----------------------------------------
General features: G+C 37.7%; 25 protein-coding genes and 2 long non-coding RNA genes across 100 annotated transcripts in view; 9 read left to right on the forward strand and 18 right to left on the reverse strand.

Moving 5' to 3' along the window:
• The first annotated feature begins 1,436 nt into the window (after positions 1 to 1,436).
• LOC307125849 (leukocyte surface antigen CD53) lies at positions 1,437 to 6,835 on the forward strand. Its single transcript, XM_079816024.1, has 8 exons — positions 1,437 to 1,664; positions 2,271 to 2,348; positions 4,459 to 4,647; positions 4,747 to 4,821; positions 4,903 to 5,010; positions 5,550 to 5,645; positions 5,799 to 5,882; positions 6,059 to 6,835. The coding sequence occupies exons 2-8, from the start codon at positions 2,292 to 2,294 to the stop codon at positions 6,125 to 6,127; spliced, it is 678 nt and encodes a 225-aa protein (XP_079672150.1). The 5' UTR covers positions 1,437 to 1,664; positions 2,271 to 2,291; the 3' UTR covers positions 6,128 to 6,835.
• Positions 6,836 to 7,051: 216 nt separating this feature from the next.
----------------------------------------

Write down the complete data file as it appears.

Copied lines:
General features: G+C 37.7%; 25 protein-coding genes and 2 long non-coding RNA genes across 100 annotated transcripts in view; 9 read left to right on the forward strand and 18 right to left on the reverse strand.

Moving 5' to 3' along the window:
• The first annotated feature begins 1,436 nt into the window (after positions 1 to 1,436).
• LOC307125849 (leukocyte surface antigen CD53) lies at positions 1,437 to 6,835 on the forward strand. Its single transcript, XM_079816024.1, has 8 exons — positions 1,437 to 1,664; positions 2,271 to 2,348; positions 4,459 to 4,647; positions 4,747 to 4,821; positions 4,903 to 5,010; positions 5,550 to 5,645; positions 5,799 to 5,882; positions 6,059 to 6,835. The coding sequence occupies exons 2-8, from the start codon at positions 2,292 to 2,294 to the stop codon at positions 6,125 to 6,127; spliced, it is 678 nt and encodes a 225-aa protein (XP_079672150.1). The 5' UTR covers positions 1,437 to 1,664; positions 2,271 to 2,291; the 3' UTR covers positions 6,128 to 6,835.
• Positions 6,836 to 7,051: 216 nt separating this feature from the next.